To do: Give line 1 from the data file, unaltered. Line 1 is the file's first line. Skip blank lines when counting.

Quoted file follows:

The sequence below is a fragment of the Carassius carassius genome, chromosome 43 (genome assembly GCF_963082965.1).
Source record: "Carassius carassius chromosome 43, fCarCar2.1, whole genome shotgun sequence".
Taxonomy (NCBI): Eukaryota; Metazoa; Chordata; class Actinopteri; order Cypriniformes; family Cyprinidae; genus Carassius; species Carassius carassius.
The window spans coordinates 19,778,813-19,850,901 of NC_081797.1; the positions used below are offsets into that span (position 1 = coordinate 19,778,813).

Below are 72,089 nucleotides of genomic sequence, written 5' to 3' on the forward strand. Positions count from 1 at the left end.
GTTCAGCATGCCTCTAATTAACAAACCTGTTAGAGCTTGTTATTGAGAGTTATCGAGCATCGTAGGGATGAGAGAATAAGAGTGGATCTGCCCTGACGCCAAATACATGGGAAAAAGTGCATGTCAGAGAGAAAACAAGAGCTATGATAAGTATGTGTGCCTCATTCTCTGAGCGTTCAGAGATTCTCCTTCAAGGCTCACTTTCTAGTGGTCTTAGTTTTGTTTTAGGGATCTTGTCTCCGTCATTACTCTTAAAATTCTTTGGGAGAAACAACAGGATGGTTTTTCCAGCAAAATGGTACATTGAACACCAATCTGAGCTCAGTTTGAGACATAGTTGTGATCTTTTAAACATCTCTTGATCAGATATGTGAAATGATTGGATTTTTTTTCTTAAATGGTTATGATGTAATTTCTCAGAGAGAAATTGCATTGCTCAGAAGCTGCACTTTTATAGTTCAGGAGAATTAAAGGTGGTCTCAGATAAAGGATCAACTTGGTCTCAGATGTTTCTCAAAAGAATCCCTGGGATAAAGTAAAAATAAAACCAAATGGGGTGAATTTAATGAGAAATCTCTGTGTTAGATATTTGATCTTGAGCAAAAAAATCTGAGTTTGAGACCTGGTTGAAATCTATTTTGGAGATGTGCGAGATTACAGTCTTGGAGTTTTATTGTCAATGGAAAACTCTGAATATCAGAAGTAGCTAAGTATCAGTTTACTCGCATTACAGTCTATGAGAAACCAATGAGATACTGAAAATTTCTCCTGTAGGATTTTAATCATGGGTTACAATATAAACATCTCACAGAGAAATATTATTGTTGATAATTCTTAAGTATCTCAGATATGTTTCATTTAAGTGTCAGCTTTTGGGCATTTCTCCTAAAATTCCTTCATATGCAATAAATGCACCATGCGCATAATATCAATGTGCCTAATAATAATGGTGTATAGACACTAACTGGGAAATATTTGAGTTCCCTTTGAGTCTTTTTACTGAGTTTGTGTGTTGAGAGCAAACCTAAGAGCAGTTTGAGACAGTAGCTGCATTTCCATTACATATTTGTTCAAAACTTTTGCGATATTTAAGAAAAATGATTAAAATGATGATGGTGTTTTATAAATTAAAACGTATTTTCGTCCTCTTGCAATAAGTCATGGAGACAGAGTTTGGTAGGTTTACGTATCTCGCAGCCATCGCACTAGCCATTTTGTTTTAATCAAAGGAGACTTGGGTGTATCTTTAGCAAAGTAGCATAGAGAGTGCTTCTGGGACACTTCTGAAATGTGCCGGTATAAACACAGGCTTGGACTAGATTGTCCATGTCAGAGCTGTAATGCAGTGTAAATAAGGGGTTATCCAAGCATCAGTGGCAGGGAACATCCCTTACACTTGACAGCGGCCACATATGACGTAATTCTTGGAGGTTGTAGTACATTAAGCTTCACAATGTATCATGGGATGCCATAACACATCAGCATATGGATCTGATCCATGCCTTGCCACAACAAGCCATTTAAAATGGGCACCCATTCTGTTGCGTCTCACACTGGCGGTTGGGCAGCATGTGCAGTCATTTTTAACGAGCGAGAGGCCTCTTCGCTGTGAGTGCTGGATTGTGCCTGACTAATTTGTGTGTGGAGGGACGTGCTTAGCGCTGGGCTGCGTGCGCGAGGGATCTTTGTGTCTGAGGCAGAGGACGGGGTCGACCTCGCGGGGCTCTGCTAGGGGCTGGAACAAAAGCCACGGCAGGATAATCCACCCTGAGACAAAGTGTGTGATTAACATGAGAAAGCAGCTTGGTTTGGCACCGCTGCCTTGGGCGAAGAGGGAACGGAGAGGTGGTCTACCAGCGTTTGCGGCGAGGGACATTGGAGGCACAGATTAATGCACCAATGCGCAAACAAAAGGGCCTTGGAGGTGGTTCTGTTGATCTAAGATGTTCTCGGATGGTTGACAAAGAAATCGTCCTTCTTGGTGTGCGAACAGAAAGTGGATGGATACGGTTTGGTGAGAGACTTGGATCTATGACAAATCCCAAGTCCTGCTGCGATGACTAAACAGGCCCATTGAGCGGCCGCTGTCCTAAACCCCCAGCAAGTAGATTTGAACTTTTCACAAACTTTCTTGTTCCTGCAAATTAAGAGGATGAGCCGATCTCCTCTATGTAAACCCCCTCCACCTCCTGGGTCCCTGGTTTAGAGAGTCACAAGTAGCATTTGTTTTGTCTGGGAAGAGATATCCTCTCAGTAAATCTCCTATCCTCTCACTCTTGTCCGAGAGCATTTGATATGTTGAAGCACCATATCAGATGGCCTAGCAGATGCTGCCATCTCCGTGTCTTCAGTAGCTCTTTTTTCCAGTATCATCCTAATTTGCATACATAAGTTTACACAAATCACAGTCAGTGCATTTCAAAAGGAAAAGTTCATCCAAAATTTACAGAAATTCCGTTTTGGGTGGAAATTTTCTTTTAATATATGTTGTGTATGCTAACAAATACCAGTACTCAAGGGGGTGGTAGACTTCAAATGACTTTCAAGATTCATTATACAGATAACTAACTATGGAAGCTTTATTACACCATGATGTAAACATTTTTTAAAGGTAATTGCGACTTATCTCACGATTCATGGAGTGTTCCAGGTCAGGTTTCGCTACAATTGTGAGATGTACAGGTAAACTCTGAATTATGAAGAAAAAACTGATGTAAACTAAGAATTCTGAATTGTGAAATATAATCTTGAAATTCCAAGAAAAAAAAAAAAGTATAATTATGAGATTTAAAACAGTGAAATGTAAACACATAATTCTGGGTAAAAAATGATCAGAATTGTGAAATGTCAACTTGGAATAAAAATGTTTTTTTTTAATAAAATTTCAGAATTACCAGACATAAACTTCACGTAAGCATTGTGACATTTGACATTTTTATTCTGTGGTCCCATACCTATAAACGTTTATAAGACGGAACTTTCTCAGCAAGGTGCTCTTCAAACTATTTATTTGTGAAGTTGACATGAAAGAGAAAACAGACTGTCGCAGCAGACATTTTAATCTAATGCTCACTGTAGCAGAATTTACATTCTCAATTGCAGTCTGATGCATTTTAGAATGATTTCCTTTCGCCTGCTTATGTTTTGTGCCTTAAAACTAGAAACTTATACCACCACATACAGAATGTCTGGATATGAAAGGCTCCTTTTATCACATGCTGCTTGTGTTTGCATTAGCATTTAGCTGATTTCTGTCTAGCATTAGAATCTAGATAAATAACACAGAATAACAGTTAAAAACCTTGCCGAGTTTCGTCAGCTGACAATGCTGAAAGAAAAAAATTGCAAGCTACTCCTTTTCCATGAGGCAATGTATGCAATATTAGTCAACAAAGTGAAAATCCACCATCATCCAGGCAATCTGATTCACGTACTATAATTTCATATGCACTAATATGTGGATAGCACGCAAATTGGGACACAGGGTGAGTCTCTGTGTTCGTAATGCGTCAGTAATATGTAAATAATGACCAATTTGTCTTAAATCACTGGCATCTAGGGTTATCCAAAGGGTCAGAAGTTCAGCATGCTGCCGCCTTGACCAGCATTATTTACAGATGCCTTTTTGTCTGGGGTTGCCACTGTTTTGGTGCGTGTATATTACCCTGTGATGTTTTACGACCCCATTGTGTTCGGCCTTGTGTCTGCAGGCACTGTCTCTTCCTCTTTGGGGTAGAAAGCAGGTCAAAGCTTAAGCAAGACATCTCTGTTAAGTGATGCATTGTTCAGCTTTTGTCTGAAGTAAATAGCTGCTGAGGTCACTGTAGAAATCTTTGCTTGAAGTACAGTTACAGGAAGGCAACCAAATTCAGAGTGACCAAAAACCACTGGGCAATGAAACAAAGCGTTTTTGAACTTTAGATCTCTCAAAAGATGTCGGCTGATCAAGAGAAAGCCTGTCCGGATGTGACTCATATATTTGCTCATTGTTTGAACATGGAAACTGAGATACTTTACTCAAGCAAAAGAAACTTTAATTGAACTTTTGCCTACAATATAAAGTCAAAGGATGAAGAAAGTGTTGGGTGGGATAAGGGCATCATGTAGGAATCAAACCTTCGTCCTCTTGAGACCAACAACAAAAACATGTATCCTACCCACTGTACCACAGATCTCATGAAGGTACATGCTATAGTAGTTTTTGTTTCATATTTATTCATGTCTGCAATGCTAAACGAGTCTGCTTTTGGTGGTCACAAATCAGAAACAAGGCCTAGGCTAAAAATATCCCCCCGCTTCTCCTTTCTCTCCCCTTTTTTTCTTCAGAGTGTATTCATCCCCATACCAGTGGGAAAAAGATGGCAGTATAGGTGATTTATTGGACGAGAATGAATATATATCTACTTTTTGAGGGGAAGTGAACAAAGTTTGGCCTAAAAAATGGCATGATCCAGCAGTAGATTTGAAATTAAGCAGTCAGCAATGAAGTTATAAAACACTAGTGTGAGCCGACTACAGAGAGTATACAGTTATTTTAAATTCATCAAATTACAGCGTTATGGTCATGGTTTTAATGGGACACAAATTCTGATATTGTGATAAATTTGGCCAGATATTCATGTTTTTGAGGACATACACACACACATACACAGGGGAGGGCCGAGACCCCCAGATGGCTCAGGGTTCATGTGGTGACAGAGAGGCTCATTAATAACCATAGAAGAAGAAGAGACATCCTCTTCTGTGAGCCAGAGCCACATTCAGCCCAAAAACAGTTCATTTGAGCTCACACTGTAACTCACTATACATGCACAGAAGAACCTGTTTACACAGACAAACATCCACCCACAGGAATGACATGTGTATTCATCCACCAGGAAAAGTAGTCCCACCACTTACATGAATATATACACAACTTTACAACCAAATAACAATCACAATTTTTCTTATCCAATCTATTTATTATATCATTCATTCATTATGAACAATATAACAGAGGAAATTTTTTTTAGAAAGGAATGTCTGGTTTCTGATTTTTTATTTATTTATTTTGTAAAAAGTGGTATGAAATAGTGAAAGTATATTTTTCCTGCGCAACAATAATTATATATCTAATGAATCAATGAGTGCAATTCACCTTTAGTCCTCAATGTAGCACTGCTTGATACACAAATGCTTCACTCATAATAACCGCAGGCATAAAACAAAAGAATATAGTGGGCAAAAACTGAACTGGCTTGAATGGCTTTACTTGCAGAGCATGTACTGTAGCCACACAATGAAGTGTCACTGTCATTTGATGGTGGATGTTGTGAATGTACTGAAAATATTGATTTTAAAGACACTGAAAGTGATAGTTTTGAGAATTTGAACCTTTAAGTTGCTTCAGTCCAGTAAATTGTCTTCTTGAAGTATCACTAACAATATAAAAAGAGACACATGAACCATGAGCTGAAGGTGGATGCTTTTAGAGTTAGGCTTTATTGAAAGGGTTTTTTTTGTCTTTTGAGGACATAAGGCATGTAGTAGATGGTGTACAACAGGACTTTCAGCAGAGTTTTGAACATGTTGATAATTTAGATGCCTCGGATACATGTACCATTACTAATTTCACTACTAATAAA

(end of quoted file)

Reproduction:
The sequence below is a fragment of the Carassius carassius genome, chromosome 43 (genome assembly GCF_963082965.1).